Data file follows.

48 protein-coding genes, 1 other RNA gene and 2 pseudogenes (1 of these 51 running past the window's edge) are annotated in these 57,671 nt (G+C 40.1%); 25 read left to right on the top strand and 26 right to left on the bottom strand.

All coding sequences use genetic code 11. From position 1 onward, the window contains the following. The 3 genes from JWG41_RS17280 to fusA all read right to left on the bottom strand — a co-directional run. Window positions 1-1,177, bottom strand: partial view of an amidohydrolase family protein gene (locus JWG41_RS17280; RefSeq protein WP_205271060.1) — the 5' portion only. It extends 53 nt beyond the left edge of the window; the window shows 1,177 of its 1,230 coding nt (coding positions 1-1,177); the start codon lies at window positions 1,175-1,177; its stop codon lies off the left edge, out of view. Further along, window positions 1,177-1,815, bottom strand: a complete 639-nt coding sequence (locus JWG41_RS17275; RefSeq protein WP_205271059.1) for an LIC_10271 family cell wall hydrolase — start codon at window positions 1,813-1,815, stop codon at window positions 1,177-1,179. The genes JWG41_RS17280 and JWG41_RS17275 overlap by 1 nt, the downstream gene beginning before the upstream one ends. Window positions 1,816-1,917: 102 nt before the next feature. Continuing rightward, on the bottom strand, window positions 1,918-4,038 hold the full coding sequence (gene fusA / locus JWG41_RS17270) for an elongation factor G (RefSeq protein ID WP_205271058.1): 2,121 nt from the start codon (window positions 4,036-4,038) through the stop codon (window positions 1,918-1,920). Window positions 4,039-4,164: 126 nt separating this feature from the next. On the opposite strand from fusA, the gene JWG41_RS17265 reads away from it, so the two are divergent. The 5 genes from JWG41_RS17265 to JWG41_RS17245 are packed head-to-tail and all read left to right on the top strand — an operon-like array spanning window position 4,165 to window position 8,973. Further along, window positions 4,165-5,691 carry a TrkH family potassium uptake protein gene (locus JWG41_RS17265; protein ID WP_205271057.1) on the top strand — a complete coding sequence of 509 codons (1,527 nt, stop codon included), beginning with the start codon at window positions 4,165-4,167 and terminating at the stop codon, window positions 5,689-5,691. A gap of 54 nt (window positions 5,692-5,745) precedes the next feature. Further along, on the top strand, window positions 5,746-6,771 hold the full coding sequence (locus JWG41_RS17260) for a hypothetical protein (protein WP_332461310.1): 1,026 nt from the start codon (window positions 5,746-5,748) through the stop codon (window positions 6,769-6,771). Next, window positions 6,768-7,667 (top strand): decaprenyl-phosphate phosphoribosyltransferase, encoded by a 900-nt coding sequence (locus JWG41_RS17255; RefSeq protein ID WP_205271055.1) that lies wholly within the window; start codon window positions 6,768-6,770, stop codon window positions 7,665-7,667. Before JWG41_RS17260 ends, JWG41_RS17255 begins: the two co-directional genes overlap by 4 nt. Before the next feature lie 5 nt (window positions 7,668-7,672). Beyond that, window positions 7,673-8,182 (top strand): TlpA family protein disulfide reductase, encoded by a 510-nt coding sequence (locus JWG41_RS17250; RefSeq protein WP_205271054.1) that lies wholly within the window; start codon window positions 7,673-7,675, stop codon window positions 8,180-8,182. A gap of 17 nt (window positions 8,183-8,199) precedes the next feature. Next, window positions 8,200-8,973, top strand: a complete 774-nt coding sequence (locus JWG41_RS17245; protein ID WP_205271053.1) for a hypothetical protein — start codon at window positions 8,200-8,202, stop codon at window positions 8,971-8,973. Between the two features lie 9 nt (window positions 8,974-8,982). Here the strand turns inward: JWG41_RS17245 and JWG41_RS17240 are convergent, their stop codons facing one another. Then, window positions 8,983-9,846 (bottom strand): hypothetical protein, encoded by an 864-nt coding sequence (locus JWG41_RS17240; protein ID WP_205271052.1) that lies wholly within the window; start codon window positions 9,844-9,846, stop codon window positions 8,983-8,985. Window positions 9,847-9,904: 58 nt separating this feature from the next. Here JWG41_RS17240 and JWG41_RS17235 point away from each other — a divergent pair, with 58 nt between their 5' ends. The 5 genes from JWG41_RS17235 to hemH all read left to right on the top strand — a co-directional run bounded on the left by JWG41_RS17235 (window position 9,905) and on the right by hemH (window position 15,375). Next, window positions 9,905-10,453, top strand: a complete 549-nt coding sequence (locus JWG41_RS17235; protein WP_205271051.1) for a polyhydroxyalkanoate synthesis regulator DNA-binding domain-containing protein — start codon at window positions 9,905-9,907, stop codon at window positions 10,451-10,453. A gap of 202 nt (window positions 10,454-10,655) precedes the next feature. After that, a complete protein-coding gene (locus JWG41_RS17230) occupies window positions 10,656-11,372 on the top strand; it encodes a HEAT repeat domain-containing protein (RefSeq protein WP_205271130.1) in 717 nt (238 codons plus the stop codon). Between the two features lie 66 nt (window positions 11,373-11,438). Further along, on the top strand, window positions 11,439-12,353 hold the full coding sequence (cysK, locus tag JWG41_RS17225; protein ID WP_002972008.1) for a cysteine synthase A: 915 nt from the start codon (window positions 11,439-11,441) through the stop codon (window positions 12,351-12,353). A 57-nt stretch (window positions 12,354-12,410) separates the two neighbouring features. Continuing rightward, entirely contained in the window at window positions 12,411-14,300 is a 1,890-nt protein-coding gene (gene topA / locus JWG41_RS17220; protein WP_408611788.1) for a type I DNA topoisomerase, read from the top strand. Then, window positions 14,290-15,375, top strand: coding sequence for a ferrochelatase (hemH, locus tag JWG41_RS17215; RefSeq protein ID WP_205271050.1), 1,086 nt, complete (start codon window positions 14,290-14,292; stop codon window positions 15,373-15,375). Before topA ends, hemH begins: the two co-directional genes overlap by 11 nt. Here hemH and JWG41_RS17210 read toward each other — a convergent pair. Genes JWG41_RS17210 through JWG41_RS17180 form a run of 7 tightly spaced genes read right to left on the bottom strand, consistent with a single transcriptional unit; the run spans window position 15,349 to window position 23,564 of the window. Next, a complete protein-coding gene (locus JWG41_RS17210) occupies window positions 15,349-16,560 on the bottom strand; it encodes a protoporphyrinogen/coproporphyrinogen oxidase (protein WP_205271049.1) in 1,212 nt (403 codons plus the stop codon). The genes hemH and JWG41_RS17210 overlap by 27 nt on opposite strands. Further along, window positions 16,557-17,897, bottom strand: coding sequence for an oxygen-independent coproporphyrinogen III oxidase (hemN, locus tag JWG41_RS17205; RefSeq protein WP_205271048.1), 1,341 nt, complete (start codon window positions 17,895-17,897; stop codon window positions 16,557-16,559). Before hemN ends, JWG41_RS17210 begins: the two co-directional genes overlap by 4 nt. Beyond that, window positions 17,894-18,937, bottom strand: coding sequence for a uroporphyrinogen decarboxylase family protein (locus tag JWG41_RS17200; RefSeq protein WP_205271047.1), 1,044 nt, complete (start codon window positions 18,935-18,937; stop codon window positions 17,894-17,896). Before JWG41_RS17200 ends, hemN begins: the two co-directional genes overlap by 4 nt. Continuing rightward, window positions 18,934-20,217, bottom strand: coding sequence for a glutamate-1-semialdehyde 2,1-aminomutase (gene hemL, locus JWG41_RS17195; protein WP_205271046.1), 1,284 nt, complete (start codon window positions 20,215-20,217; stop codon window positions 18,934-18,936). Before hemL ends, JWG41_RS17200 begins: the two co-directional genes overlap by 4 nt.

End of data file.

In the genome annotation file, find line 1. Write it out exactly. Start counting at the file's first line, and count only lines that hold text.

48 protein-coding genes, 1 other RNA gene and 2 pseudogenes (1 of these 51 running past the window's edge) are annotated in these 57,671 nt (G+C 40.1%); 25 read left to right on the top strand and 26 right to left on the bottom strand.